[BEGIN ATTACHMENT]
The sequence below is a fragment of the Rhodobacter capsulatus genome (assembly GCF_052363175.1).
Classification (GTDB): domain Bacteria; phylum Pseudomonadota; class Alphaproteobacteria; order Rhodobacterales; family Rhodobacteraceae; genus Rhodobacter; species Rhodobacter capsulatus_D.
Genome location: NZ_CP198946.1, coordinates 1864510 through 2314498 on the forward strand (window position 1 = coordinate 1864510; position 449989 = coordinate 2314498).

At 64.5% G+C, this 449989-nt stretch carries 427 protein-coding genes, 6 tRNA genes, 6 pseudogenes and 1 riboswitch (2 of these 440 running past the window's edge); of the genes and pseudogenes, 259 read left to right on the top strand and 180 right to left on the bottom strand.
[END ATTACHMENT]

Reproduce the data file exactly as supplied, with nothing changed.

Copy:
The sequence below is a fragment of the Rhodobacter capsulatus genome (assembly GCF_052363175.1).
Classification (GTDB): domain Bacteria; phylum Pseudomonadota; class Alphaproteobacteria; order Rhodobacterales; family Rhodobacteraceae; genus Rhodobacter; species Rhodobacter capsulatus_D.
Genome location: NZ_CP198946.1, coordinates 1864510 through 2314498 on the forward strand (window position 1 = coordinate 1864510; position 449989 = coordinate 2314498).

At 64.5% G+C, this 449989-nt stretch carries 427 protein-coding genes, 6 tRNA genes, 6 pseudogenes and 1 riboswitch (2 of these 440 running past the window's edge); of the genes and pseudogenes, 259 read left to right on the top strand and 180 right to left on the bottom strand.